Frank Herbert’s classic science fiction novel Dune, first published in 1965, still has a great influence. Science fiction author Matthew Kressel has recently reread Dune for the first time in more than a decade.
“I was worried,” Kressel says in episode 417 of the Geek Guide to the Galaxy podcast. “I said,‘ I’m going to read this and I don’t like it now? Did I pass this book? And absolutely not. It was exactly the opposite. I love you even more. “
Dune it contains a depth of world construction that is rarely compared to science fiction. Geek Guide to the Galaxy Host David Barr Kirtley has always found the book a bit slow, but acknowledges it as a great achievement.
“It’s a really awesome book, just from a writer’s point of view,” he says. “I’m absolutely amazed, just thinking about the kind of effort and thinking you’d have to write a book like this.”
Dune has influenced many later works, from Star Wars to Star Wars Game of Thrones. TV writer Andrea Kail says that Duneinfluence of the Time wheel series is especially evident. “I remember reading clearly Time wheel books for the first time, “he says,” and I say, “Wait a minute, that’s all Dune. ‘ He lifted it in bulk. “
Frank Herbert wrote five sequels to Dune, and his son Brian Herbert (along with Kevin J. Anderson) has written more than a dozen more. Fantasy author Rajan Khanna tried the first sequels, but is still interested in the original novel.
“I felt a sense of declining returns as I went further,” he says. “So I decided,‘ No, I’m fine. I’ll just read it again Dune. ‘ Maybe one day I’ll read the whole series. But after watching too many movie series getting worse, I thought, “Maybe this time I’ll leave it at first.”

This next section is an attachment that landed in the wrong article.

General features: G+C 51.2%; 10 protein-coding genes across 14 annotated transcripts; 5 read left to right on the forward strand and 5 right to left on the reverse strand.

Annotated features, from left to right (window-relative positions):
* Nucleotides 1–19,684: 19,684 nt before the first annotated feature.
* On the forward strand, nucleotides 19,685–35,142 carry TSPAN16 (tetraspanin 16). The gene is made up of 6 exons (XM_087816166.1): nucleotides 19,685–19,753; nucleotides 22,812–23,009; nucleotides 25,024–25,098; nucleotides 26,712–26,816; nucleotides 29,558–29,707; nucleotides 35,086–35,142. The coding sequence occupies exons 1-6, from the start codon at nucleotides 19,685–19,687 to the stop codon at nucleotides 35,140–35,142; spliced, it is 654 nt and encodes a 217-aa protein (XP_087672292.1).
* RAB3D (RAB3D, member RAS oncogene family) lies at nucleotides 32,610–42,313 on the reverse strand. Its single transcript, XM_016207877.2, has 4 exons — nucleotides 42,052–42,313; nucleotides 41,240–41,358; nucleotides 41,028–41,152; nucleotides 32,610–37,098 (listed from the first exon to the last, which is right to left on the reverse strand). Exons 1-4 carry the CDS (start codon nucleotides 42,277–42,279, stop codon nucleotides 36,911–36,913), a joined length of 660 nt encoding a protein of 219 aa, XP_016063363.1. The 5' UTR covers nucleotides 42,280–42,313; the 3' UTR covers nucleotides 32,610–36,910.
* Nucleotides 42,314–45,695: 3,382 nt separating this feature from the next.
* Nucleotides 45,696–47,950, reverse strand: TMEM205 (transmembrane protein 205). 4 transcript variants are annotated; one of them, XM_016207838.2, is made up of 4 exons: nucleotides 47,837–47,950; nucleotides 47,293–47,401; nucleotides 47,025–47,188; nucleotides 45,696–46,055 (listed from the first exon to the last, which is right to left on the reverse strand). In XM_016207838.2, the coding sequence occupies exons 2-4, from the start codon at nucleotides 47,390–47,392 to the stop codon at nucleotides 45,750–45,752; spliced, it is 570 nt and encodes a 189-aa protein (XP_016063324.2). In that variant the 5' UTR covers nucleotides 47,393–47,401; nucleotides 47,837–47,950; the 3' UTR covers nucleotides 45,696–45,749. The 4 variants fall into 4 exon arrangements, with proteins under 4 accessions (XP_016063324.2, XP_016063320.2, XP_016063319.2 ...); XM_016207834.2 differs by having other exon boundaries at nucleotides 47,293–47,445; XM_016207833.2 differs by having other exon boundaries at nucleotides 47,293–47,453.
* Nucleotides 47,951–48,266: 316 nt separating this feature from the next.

Listen to the full interview with Matthew Kressel, Andrea Kail and Rajan Khanna in episode 417 of Geek Guide to the Galaxy (on top). And look at some of the highlights of the discussion below.
David Barr Kirtley Dune dreamer:
“There is a biography of Frank Herbert that I read that says Dune dreamer, written by his son Brian Herbert, who went on to write the sequel / prequel books with Kevin J. Anderson. Unfortunately, I read it 15 or 20 years ago, so I don’t remember it in detail, but I just remember very well that there was a part where [Frank Herbert] he had put it all together Dune, and if it was not a success I would have to stop writing. I just remember I closed the book at the time and was very depressed. I said, “Oh man, that’s so hard.” So I picked it up the next day and started reading it again, and everything went really well for the book, after that. “
Matthew Kressel on court intrigue:
“What I like about this book is that there are so many layers of manipulation, and Herbert talks openly about it, the feints within the feints within the feints. Everyone plays at various levels, to the point that Bene Gesserit could have been played by someone else on an even larger scale. [Herbert] he understands what really motivates people. In that dinner scene, every look, every movement, where there is someone, everything has a meaning. Sometimes I read a science fiction book and say, ‘Oh, that’s kind of ridiculous. I feel the author’s hand. But in Dune, there was never a time when I thought, ‘Well, that’s ridiculous. That would never happen. He is just a cunning observer of human nature. “
Rajan Khanna is Dune vs. Game of Thrones:
“When I was reading [Dune]it felt great Game of Thrones for me, because you realize that Vladimir Harkonnen, the baron, is playing better. Somehow, you can draw a direct line from Leto to Ned Stark and say, “Oh, he died because he didn’t play the game well.” I was trying to be too noble, and the game doesn’t work that way. So I think as you read it further, the baron is doing what he has to do to put his house on top. And I think if you looked at the other landsraad houses, you would probably see more of that kind of intrigue, based on all the other noble people we see in this book.
Andrea Kail on the Power of Literature:
“Reading [Dune] it made me realize where I got my whole philosophy of life from. I always say I was raised by books; I got all my focus on life from books. This is the book where I learned about honor and sacrifice, and about doing the right thing at all costs. I had forgotten where it came from — I knew it came from books — but that was the source, that was like a personal Bible to me. And realizing that was incredibly emotional. I was reading this while on a business trip and sitting alone in a hotel room, reading and actually crying. Not so much because of the book, but because I was rediscovering myself as a teenager who was easily influenced by literature. ”